United States on the brink of welcoming back firing squads

Death for the convicted remains a thing in the United States, and as pharmaceutical companies have stopped supplying drugs that didn't necessarily work so well anyways, for lethal injections, States are turning back to the firing squad. Idaho just passed a law authorizing it.

A study conducted at Amherst College shows that firing squads never fail to kill their intended target and that death by four bullets to the chest at once may be painless. Deaths by injection and electrocution are far more likely to go awry and torture the person subjected to them.

Chicago Tribune:

An Amherst College political science and law professor, Austin Sarat, studied 8,776 executions in the U.S. between 1890 and 2010 and found that 276 of them were botched, or 3.15% of the time.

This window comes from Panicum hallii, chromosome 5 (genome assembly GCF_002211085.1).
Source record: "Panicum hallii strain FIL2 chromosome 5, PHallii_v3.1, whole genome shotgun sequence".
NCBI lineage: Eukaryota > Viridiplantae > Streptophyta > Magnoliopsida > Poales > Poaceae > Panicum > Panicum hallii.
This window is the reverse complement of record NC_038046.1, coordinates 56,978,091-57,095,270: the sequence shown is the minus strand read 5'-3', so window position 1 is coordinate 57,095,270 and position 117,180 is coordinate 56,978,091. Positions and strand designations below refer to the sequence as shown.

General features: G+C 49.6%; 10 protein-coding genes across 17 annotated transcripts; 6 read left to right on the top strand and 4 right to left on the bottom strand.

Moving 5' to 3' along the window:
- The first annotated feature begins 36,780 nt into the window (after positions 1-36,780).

The executions that went wrong included 7.12% of all lethal injections — in one notorious 2014 case in Oklahoma, Clayton Locket writhed and clenched his teeth after midazolam was administered — as well as 3.12% of hangings and 1.92% of electrocutions.

By contrast, not a single one of the 34 firing squad executions was found to have been botched, according to Sarat, who has called for an end to capital punishment.

As if living out your life in a US prison isn't punishment enough.